somebody just cut into
a fresh strawberry.
I’ve always felt that my family is something of a matriarchy. My grandmothers, mother, aunts, sisters, and female cousins all held especially prominent roles in my childhood and upbringing. In honor of Mother’s Day, then, I thought I’d share this haiku that connects (at least in my mind) this line of amazing women with one small fruit.
My great-grandmother, Nana, when she was eighty-six, died when I was two. I can’t even imagine being eighty-four years older than another human being. She had suffered a stroke, and ultimately pneumonia took her. Although I have little memory of her, I do remember visiting her in the hospital towards the end. She was in her hospital bed, sitting up, with a meal tray in front of her. With my toddler’s etiquette, I spotted a strawberry on her plate and asked if I could have it. As any great-grandmother would, she obliged and handed it down to me, and I gratefully partook. I’ve always felt a little guilty that I ate Nana’s last strawberry.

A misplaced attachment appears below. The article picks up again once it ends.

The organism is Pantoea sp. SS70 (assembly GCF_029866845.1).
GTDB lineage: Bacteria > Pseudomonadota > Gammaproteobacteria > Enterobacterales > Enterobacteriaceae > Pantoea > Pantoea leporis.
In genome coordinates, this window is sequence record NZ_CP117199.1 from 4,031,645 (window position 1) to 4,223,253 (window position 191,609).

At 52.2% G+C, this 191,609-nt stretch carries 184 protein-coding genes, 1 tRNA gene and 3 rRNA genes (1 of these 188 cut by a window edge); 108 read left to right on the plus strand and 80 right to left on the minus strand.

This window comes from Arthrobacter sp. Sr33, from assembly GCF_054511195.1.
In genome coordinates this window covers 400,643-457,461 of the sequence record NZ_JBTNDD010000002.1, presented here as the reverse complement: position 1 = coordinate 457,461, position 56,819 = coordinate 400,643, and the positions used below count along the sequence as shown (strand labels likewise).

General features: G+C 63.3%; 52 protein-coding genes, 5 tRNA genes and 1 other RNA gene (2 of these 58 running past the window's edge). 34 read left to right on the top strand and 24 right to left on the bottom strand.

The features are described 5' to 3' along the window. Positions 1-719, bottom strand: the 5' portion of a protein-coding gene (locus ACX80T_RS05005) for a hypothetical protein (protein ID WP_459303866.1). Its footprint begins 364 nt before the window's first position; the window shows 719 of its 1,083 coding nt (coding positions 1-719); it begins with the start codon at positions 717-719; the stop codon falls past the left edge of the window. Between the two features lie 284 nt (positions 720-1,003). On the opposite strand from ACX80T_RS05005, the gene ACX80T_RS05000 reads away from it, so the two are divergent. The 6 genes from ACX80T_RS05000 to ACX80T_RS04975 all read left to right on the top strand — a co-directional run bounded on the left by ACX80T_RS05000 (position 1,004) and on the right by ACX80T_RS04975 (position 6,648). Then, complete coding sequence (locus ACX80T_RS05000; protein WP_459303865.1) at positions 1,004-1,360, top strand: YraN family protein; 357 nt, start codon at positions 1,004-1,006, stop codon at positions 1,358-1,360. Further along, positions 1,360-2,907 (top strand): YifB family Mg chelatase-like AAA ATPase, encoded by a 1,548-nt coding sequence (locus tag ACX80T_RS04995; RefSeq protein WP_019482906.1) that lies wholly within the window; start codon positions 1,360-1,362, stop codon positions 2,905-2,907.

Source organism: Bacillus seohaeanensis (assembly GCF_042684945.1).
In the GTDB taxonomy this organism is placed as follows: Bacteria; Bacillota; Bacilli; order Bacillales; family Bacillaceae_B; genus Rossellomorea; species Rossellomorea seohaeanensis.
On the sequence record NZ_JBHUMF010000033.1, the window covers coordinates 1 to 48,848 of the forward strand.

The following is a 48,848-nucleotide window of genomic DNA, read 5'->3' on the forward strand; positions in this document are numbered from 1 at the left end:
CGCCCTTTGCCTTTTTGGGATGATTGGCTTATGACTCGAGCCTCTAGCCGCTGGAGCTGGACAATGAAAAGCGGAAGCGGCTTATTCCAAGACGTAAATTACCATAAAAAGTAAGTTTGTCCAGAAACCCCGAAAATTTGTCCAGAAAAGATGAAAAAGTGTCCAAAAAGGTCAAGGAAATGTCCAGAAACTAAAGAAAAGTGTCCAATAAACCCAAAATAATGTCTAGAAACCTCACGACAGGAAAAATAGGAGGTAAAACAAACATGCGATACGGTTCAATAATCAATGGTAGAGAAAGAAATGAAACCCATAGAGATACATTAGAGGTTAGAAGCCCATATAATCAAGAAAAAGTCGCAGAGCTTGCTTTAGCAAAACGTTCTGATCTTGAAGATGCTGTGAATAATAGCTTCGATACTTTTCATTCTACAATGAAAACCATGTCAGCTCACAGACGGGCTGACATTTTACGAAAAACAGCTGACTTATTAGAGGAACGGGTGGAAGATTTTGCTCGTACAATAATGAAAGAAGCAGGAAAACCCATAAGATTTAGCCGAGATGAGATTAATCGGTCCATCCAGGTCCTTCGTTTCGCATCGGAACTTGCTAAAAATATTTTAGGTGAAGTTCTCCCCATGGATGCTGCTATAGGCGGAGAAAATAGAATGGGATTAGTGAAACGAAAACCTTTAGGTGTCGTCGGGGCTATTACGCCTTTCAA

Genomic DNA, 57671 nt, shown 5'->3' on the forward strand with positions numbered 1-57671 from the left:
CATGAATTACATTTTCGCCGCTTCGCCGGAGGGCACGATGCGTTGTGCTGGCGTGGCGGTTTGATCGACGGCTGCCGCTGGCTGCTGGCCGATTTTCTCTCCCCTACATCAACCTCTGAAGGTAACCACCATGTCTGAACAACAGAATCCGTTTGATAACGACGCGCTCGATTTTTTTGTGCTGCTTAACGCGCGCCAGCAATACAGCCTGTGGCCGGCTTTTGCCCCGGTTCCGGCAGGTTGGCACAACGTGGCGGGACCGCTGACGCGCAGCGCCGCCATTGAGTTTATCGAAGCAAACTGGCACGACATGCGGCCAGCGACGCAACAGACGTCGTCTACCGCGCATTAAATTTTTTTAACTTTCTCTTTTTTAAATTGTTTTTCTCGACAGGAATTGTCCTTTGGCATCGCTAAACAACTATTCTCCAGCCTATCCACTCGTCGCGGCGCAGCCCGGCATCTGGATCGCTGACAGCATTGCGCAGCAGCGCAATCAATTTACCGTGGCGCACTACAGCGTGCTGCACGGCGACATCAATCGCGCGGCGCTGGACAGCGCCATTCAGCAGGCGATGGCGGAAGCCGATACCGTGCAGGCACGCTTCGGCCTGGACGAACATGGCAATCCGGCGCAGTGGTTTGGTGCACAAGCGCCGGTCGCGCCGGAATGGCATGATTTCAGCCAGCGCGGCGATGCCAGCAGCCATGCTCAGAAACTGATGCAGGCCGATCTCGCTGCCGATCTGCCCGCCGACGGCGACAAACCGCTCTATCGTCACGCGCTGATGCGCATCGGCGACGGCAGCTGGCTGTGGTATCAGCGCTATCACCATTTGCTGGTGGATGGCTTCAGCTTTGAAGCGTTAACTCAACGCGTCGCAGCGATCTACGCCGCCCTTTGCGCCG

My sister, cousins, and I would spend many summer days at our grandmother’s house when we were kids. A line of trees separated her property from her mother’s – Nana’s – old property. Around late June, we would cross through the trees into the yard that used to be Nana’s and scour it for the tiniest wild strawberries you can imagine. They were very tart and wonderful, and so, so small.
One of my favorite snacks to have at my grandmother’s house was giant strawberries dipped in powdered sugar. You had to be sure not to inhale or laugh while you ate them, or you’d end up with lungs full of powder and a coughing fit that only engendered more laughter; but that was half the fun.
Strawberries mean youth and ripe old age and matrons and laughter and sore lungs.